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Bow, Claralocked

(29 July 1905–27 September 1965)
  • James Ross Moore

Clara Bow.

Courtesy of the Library of Congress (LC-USZ62-100842).

Bow, Clara (29 July 1905–27 September 1965), film actress, was born Clara Gordon Bow in Bay Ridge, Brooklyn, New York, the daughter of Robert Bow, a frequently unemployed waiter and handyman, and Sarah Gordon, his mentally ill wife. Bow attended Public School 98 in Sheepshead Bay until the eighth grade, when she left to become a doctor’s receptionist. Bow regarded herself as “the worst looking kid on the street,” but at age fourteen she won a personality contest, and in 1921 she received a prize from Fame and Fortune magazine: a small part in Beyond the Rainbow, starring Billie Dove. Bow was cut from the film, but another director saw her photo in a movie magazine and cast her as a spunky stowaway in Down to the Sea in Ships (1922). The show business daily Variety noted “It is Clara Bow that lingers . . . when the picture has gone.”

Signing for $50 per week with producer B. P. Schulberg’s Preferred Pictures in 1923, Bow sometimes worked on three films simultaneously. In 1924, the year she was chosen by the Western Association of Motion Picture Advertisers as a WAMPAS Baby Star, or star of the future, Bow appeared as Orchid McGonigle, a reformed gang member, in Grit, based on an F. Scott Fitzgerald story. A representative, according to British film historian David Thomson, of “the first generation to be raised on films,” she became a symbol of the exuberance and moral emancipation of the Roaring Twenties. Thomson called Bow “the first actress intent on arousing sexual excitement who is not ridiculous.”

Bow’s reputation and range grew with The Plastic Age (1925), produced by Schulberg. As the fierce-kissing Cynthia Day, she was “the hottest jazz baby in films,” ruining college student Hugh Carver’s athletic ability and concentration, mending her ways in time to save the big game—and regain Hugh. She played Marie Grizzard, a divorce lawyer’s secretary, in Kiss Me Again, an Ernst Lubitsch comedy that the New Yorker called “a champagne picture in a beery world” and voted one of 1925’s ten best films.

In 1926 Bow followed Schulberg to Paramount Pictures and to fame. In Mantrap, based on a Sinclair Lewis story, she sat in a tent and saucily lured the sleepy object of her affections by reflecting sunlight into his eyes from a crystal. Her come-hither winks complemented the image. By the end of the year fans were sending Bow over 40,000 letters every week.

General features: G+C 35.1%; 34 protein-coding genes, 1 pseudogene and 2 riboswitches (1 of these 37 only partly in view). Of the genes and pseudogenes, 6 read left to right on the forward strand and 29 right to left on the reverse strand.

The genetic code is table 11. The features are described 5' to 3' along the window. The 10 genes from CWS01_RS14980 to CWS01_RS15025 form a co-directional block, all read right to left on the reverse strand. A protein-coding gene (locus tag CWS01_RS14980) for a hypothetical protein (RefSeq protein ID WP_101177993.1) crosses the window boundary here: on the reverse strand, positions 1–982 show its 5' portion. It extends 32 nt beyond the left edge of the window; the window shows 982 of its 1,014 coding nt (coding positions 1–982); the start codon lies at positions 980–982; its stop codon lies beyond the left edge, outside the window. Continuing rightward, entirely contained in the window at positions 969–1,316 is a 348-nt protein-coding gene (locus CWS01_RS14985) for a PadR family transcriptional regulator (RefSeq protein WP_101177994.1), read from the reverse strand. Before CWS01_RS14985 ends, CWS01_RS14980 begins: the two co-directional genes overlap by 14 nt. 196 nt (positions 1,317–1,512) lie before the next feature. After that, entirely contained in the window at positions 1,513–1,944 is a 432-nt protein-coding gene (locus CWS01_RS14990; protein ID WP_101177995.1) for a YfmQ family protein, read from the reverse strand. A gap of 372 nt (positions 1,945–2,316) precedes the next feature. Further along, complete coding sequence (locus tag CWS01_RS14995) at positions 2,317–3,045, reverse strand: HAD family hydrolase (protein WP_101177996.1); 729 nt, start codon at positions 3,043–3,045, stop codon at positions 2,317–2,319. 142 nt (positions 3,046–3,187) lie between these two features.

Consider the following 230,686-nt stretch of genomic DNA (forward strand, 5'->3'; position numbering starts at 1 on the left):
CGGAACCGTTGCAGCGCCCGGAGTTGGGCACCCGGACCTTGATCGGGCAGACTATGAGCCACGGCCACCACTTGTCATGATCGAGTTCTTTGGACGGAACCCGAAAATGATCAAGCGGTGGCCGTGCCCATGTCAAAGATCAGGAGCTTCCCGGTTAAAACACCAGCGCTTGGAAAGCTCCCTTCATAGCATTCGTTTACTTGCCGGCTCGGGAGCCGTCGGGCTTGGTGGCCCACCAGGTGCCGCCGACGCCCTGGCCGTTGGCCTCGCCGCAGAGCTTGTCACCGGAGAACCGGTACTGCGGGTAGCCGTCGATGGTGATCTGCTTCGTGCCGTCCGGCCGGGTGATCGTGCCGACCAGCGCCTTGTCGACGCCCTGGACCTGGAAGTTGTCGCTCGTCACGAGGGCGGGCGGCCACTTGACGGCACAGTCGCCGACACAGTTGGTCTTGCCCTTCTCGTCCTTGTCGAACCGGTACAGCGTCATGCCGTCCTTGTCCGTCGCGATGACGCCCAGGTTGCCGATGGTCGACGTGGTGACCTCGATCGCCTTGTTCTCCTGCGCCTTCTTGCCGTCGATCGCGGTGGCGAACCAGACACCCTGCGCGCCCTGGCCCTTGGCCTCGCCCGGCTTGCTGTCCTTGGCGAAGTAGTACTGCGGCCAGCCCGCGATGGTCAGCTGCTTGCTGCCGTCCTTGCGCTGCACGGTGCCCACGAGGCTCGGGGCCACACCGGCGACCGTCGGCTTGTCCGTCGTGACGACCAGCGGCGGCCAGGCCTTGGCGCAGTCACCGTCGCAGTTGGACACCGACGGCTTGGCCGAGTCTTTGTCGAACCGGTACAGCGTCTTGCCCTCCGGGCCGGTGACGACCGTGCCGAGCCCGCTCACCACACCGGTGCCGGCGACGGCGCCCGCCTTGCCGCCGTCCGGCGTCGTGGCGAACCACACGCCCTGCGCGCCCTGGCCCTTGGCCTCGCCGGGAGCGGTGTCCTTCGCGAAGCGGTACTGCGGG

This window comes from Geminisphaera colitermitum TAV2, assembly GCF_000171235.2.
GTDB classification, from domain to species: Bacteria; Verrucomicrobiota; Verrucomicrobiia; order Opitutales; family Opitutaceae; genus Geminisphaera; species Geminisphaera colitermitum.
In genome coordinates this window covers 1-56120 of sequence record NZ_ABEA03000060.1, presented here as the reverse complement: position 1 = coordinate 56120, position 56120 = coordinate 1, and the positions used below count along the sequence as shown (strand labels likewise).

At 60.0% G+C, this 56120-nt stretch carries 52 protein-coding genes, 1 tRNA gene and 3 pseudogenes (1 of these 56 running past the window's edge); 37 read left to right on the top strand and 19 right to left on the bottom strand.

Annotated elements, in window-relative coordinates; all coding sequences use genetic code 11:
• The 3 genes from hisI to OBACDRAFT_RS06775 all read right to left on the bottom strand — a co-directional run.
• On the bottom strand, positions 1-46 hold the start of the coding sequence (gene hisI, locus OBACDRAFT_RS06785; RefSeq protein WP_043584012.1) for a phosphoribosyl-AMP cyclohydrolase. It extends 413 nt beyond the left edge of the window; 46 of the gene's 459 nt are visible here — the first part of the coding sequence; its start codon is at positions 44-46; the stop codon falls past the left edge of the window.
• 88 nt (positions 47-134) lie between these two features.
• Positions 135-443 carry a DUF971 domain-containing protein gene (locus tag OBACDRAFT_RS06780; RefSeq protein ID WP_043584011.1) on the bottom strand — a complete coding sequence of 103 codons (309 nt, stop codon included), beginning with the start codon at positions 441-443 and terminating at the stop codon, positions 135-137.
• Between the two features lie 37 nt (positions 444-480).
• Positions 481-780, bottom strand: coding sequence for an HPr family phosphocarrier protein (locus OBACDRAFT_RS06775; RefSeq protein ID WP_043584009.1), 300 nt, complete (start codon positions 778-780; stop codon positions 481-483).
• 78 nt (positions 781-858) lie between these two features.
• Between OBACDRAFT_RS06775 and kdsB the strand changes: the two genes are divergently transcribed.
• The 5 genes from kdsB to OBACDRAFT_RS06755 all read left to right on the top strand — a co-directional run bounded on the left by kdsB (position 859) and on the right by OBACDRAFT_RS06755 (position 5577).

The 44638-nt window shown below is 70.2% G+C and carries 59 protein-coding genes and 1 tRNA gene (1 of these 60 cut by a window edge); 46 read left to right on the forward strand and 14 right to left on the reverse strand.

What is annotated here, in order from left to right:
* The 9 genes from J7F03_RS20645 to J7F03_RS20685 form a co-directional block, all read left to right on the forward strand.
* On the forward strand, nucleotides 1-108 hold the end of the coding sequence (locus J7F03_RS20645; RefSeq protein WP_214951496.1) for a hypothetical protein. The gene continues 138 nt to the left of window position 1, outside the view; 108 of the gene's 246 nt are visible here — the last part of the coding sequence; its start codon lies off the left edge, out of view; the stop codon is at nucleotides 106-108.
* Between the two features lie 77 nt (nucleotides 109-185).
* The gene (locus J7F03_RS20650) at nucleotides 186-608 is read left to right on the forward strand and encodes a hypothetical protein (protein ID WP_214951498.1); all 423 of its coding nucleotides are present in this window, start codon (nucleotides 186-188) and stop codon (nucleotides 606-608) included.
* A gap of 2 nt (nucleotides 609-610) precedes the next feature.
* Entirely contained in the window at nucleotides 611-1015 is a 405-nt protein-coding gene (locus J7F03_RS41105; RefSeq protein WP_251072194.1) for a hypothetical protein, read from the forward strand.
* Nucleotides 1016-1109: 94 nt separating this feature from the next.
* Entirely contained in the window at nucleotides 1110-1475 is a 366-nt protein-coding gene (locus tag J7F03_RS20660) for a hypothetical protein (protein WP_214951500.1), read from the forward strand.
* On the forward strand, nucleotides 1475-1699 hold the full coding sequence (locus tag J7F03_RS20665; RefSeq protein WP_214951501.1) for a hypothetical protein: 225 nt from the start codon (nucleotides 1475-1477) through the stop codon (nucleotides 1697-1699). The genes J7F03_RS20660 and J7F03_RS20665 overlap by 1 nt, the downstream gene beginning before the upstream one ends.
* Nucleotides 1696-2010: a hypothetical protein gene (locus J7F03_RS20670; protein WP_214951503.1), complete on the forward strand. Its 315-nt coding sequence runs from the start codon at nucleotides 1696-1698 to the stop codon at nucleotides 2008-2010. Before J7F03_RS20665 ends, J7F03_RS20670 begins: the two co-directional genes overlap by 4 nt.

In 1927 Bow portrayed Betty Lou, the salesgirl heroine in Schulberg’s film based on Elinor Glyn’s “hard-breathing” novel It. Betty Lou was spirited, able to laugh at a too-late marriage proposal and later to save the proposer’s fiancée from drowning, an impulsive act that eventually won him back to her. (Vigorous swimming was a feature of several Bow comedies.) Defining “It” as a generalized sex appeal, social historian J. C. Furnas called Bow “an incarnation of girlish gaiety on the loose.” Glyn remarked, “Of all the lovely young ladies I’ve met in Hollywood, Clara Bow has ‘It’ ” (see J. C. Furnas, Great Times [1974]). For the rest of her life, Bow was “The It Girl.” Bow’s fellow star Louise Brooks called everything she did “completely original.” “Sliding across a desk in It was just her,” she commented. Director Terence Badger claimed that the camera seemed to cause Bow to grow. At 5′ 3½″ tall, plumpish in contrast to the flattened-breast look of the time, with Cupid’s bow lips, a hoydenish red bob, and nervous, speedy movement, Bow became a national rage, America’s flapper. Noting her “gum-chewing sex appeal,” Schulberg wrote that she “gave off sparks.” At the end of 1927 she was making $250,000 a year.

Fitzgerald wrote in Motion Picture (July 1927) that thousands of flappers patterned themselves after Bow: “Pretty, impudent, superbly assured, as worldly wise, briefly clad and ‘hard-berled’ as possible.” In describing her “ideal flapper” for McCall’s (Oct. 1925), Zelda Fitzgerald might have had Bow in mind: “someone who is seen by and in a crowd, but is intimate with no one, fully airing the desire … for dramatizing herself… . She is an artist in her particular field, the art of being—being young, being an object.”